Wednesday, 8 October 2008: 5:00 PM
George R. Brown Convention Center, 352DEF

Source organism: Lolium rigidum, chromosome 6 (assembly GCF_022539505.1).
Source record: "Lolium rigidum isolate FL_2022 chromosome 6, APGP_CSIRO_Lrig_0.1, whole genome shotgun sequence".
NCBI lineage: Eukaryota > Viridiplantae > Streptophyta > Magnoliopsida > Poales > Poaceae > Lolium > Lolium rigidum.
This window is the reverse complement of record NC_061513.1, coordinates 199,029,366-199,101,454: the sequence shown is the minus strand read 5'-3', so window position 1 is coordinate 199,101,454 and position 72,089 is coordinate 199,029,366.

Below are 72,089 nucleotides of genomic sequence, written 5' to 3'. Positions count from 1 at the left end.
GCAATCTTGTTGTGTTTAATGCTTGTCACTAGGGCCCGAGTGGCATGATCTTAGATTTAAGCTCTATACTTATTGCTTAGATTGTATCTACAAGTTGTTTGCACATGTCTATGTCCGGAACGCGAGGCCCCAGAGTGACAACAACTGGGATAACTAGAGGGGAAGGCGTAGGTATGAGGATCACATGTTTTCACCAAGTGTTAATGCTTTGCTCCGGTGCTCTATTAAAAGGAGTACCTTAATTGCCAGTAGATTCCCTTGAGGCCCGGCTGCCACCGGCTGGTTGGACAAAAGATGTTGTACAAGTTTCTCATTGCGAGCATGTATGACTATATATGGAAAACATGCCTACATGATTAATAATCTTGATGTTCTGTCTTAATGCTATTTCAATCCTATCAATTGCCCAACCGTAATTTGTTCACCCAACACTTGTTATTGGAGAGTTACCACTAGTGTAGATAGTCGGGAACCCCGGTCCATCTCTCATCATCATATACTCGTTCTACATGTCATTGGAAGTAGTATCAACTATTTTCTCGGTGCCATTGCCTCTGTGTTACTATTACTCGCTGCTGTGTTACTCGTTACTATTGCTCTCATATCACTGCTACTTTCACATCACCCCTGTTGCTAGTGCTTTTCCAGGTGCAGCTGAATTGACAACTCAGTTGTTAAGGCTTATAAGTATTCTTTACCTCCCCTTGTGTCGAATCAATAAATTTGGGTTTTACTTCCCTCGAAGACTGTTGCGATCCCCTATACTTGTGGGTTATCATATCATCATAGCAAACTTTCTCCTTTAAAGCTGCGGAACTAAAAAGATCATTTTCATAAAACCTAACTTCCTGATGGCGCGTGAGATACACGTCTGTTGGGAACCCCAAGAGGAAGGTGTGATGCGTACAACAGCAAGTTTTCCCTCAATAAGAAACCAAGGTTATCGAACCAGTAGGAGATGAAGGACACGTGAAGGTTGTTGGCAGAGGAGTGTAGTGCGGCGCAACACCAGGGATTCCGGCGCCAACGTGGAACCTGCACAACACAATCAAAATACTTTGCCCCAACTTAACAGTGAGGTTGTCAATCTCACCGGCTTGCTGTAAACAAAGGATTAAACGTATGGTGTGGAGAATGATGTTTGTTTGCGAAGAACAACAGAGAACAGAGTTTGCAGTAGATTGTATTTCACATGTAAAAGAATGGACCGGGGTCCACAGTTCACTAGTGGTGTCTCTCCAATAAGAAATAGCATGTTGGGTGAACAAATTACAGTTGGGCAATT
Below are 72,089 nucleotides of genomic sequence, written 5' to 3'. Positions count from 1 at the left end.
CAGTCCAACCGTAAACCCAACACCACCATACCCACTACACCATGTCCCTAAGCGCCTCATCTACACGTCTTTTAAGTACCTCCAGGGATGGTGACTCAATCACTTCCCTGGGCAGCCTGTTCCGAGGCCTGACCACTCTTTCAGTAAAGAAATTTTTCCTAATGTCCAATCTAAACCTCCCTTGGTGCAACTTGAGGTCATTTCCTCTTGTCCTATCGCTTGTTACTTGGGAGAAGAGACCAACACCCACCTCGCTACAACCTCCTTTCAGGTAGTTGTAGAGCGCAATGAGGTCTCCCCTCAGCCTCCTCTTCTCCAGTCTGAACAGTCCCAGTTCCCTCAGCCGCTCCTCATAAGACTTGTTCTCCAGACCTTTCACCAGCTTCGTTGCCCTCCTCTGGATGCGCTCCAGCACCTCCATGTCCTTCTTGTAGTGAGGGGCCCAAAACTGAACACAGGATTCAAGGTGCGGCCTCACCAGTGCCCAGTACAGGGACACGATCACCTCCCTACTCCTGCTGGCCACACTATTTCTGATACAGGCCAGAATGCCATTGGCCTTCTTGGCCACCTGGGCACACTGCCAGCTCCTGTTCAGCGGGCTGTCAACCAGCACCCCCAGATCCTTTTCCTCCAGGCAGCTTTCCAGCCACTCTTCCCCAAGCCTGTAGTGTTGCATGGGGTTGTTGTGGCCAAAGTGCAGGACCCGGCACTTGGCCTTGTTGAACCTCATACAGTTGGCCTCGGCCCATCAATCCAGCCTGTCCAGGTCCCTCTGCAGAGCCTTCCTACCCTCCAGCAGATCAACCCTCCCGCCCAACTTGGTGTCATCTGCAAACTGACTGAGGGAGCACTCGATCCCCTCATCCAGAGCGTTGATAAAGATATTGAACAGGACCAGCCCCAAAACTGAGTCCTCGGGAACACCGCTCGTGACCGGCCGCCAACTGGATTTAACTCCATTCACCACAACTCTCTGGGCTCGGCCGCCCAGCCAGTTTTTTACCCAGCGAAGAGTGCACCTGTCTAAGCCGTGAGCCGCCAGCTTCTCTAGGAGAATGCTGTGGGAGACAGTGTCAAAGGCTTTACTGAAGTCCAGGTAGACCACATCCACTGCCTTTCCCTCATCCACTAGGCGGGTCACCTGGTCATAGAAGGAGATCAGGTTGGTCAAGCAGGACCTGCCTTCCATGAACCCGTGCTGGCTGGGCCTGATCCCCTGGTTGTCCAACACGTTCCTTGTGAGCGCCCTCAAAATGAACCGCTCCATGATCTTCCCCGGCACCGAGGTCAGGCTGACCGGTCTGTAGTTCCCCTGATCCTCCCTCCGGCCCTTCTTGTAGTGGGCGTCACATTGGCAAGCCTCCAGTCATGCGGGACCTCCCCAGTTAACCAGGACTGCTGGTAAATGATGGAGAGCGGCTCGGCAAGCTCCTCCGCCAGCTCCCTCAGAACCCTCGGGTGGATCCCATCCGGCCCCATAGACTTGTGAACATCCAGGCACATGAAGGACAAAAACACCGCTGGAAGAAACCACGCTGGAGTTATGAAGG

The design of a monitoring network to assess groundwater quality is complicated by uncertainties in the subsurface characterization as well as in the nature of the contaminant sources. A method is presented that explicitly treats system uncertainty in identifying sampling strategies that most efficiently allocate sampling resources. Uncertainty is addressed using Monte Carlo simulation of ground-water flow in conjunction with particle tracking. The uncertain inputs to the simulation are the hydraulic conductivity field and the location and timing of contaminant sources. The approach here focuses on reducing the uncertainty associated with a fundamental quantity: the proportion of a subsurface water resource in which a contaminant is present. The design objectives considered are to (1) minimize the uncertainty in the estimate of current contaminant proportion (“status” objective), and (2) minimize the uncertainty in the estimate of the temporal change in contaminant proportion (“trend” objective). The network design problem is formulated as an integer programming problem and is solved using a genetic algorithm. The goal is to identify the location and timing of sampling, subject to a constraint on sampling costs. An application to a synthetic problem illustrates the trade-offs between sampling objectives. A sensitivity analysis demonstrates that the network designed for meeting the status (trend) objective will provide a suboptimal result when applied to the trend (status) objective. However, the approach presented here can identify an alternative optimal sampling strategy (and the additional cost associated with that strategy) that balances the status-versus-trend trade-off and meets both assessment objectives with an acceptable level of uncertainty.